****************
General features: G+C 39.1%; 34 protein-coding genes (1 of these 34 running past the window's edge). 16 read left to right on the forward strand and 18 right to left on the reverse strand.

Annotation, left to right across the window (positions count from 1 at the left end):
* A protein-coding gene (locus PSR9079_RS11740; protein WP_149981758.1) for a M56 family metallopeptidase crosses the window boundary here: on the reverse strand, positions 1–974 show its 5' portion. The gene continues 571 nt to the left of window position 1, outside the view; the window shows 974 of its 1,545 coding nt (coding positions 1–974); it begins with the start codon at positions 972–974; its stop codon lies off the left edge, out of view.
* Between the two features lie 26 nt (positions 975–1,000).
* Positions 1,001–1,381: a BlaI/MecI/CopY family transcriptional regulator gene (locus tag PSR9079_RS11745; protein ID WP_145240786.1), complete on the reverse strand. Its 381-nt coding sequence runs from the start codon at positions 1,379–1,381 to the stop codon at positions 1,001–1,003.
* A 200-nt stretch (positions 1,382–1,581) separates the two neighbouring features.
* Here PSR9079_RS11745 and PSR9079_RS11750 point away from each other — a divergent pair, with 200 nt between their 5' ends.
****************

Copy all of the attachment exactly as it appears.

General features: G+C 39.1%; 34 protein-coding genes (1 of these 34 running past the window's edge). 16 read left to right on the forward strand and 18 right to left on the reverse strand.

Annotation, left to right across the window (positions count from 1 at the left end):
* A protein-coding gene (locus PSR9079_RS11740; protein WP_149981758.1) for a M56 family metallopeptidase crosses the window boundary here: on the reverse strand, positions 1–974 show its 5' portion. The gene continues 571 nt to the left of window position 1, outside the view; the window shows 974 of its 1,545 coding nt (coding positions 1–974); it begins with the start codon at positions 972–974; its stop codon lies off the left edge, out of view.
* Between the two features lie 26 nt (positions 975–1,000).
* Positions 1,001–1,381: a BlaI/MecI/CopY family transcriptional regulator gene (locus tag PSR9079_RS11745; protein ID WP_145240786.1), complete on the reverse strand. Its 381-nt coding sequence runs from the start codon at positions 1,379–1,381 to the stop codon at positions 1,001–1,003.
* A 200-nt stretch (positions 1,382–1,581) separates the two neighbouring features.
* Here PSR9079_RS11745 and PSR9079_RS11750 point away from each other — a divergent pair, with 200 nt between their 5' ends.